A specimen of Pistia from the Florida peninsula dating from at least 3,550 years Before Present, as well as a report of early Holocene Pistia pollen from a lake in Florida, have cast doubt on the claim that Pistia is not native to the southeastern United States.[8][9]

Uses

Water lettuce is often used in tropical aquariums to provide cover for fry and small fish. It is also helpful as it outcompetes algae for nutrients in the water, thereby preventing massive algal blooms.

Consumption

In some parts of the world pistia is considered edible for humans, at least in famine, or as animal feed. Caution is advised, as the plant can accumulate toxic materials, especially heavy metals, being an hyperaccumulator. Its high level of calcium oxalate is also a cause for concern.[18]

Pistia also has medicinal use in Asian folk medicine.

See also

References

  1. ^ "Pistia stratiotes". Germplasm Resources Information Network (GRIN). Agricultural Research Service (ARS), United States Department of Agriculture (USDA). Retrieved 2011-09-30.
  2. ^ "Genus: Pistia L". Germplasm Resources Information Network. United States Department of Agriculture. 2006-02-23. Archived from the original on 2012-09-15. Retrieved 2011-09-30.
  3. ^ "World Checklist of Selected Plant Families: Royal Botanic Gardens, Kew". wcsp.science.kew.org.
  4. ^ Buzgo, Matyas (1994). "Inflorescence development of Pistia stratiotes (Araceae)". Botanische Jahrbücher fur Systematik, Pflanzengeschichte und Pflanzengeographie. 115: 557. doi:10.1186/1999-3110-55-30.
  5. ^ Quattrocchi, Umberto (2000). CRC World Dictionary of Plant Names. Volume III: M-Q. CRC Press. p. 2084. ISBN 978-0-8493-2677-6. |volume= has extra text (help)
  6. ^ Muniappan, Rangaswamy; Reddy, Gadi; Raman, Anantanarayanan (2009). Biological Control of Tropical Weeds Using Arthropods. Cambridge University Press. pp. 332–352. doi:10.1017/CBO9780511576348.017. ISBN 9780511576348.
  7. ^ Kasulo, V. 2000. The impact of invasive species in African lakes. In: The economics of biological invasions (eds. C. Perrings, M. Williamson and S. Dalmozzone). Pp. 183-207. Cheltenham, UK: Edward Elgar.
  8. ^ a b c d Evans, Jason M. (July 1, 2013). "Pistia stratiotes L. in the Florida Peninsula: Biogeographic Evidence and Conservation Implications of Native Tenure for an 'Invasive' Aquatic Plant". Conservation and Society. 11 (3): 233. doi:10.4103/0972-4923.121026 – via www.conservationandsociety.org.
  9. ^ a b Berry, E.W. 1917 (1917). "The fossil plants from Vero, Florida". The Journal of Geology. 25 (7): 661–666. Bibcode:1917JG.....25..661B. doi:10.1086/622533. JSTOR 30062509. S2CID 128893139.
  10. ^ Ramey, Victor (2001). "Water Lettuce (Pistia stratiotes)". Center for Aquatic and Invasive Plants, University of Florida. Retrieved 26 April 2010.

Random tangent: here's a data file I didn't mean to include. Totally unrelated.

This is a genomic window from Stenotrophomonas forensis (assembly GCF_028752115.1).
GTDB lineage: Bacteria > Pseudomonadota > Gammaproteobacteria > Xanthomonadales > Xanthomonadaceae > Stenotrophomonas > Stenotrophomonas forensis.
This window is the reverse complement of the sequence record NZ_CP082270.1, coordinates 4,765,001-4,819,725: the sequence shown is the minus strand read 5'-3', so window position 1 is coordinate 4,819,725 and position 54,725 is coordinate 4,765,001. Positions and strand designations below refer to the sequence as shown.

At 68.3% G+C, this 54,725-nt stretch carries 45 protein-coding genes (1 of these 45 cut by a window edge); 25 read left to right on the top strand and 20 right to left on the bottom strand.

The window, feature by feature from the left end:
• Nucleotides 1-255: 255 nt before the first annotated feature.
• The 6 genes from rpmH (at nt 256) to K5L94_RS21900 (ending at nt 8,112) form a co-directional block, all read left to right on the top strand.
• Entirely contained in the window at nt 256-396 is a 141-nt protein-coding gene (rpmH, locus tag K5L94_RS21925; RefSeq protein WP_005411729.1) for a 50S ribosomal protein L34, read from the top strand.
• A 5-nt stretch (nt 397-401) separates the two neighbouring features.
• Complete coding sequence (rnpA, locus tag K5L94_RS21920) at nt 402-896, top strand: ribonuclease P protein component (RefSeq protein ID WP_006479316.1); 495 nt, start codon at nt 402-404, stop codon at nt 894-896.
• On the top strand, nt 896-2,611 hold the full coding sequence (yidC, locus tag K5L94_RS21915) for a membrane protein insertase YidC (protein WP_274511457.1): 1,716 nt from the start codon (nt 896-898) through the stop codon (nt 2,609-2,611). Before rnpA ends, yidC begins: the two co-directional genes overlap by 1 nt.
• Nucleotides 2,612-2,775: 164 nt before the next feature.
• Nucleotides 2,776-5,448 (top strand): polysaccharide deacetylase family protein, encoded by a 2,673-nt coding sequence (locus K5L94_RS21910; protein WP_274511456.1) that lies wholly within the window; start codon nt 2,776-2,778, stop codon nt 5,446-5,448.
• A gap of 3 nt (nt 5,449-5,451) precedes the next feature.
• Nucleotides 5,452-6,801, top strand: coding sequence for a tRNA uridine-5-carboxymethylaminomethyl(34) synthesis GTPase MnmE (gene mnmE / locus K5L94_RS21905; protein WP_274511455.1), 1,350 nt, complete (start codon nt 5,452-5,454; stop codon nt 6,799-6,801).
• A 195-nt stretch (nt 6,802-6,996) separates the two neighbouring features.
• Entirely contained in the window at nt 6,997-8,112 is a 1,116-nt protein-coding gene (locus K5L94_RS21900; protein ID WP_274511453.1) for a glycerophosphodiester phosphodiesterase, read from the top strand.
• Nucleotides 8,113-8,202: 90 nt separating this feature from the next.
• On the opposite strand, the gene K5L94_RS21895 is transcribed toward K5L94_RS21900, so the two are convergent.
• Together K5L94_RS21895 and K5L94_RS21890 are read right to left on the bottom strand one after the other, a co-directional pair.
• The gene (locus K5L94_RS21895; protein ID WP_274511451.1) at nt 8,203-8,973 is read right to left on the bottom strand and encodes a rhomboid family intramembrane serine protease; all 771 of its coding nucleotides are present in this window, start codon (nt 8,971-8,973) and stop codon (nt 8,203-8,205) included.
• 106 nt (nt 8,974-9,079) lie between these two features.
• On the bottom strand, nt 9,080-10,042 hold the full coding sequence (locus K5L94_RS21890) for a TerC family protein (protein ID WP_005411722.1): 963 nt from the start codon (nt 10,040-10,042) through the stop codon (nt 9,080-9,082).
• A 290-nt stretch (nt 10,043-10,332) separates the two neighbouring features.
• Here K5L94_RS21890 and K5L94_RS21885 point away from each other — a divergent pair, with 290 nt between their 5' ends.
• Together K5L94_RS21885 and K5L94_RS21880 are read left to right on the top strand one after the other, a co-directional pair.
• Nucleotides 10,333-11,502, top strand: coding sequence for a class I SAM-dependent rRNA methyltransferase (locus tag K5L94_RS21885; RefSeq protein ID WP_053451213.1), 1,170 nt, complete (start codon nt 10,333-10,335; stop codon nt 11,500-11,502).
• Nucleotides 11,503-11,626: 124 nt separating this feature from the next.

11. ^ Park, K (2007). Parks Text Book of Preventive and Social Medicine (19th ed.). Jabalpur India.
  12. ^ Wheeler, G.S; Halpern, M.D (1999). "Compensatory responses of Samea multiplicalis larvae when fed leaves of different fertilization levels of the aquatic weed Pistia stratiotes". Entomologia Experimentalis et Applicata. 92 (2): 205–216. doi:10.1046/j.1570-7458.1999.00539.x. S2CID 84780873.
  13. ^ Salo, Matti; Sirén, Anders; Kalliola, Risto (20 November 2013). Diagnosing Wild Species Harvest: Resource Use and Conservation. Academic Press. p. 115. ISBN 978-0-12-397755-7. Retrieved 27 January 2016.
  14. ^ Laboratory, NOAA Great Lakes Environmental Research. "NOAA National Center for Research on Aquatic Invasive Species (NCRAIS)". nas.er.usgs.gov.
  15. ^ Stockey, R.A., Rothwell, G.R. and Johnson, K.R. 2007. Cobbania corrugata gen. et comb. nov. (Araceae): A floating aquatic monocot from the Upper Cretaceous of western North America. American Journal of Botany, vol. 94, no. 4, p. 609-624.
  16. ^ Stockey, R.A., Rothwell, G.R. and Johnson, K.R. 2016. Evaluating relationships among floating aquatic monocots: A new species of Cobbania (Araceae) from the Upper Maastrichtian of South Dakota. International Journal of Plant Sciences, vol. 177, no. 8, p. 706-725.
  17. ^ Angiosperm Fruits and Seeds from the Middle Miocene of Jutland (Denmark) by Else Marie Friis, The Royal Danish Academy of Sciences and Letters 24:3, 1985
  18. ^ http://www.eattheweeds.com/water-lettuce/

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Pistia: Brief Summary

provided by wikipedia EN

Pistia is a genus of aquatic plant in the arum family, Araceae. It is the sole genus in the tribe Pistieae which reflects its systematic isolation within the family. The single species it comprises, Pistia stratiotes, is often called water cabbage, water lettuce, Nile cabbage, or shellflower. Its native distribution is uncertain, but probably pantropical; it was first discovered from the Nile near Lake Victoria in Africa. It is now present, either naturally or through human introduction, in nearly all tropical and subtropical fresh waterways and considered an invasive species as well as a mosquito breeding habitat. The genus name is derived from the Greek word πιστός (pistos), meaning "water," and refers to the aquatic nature of the plants.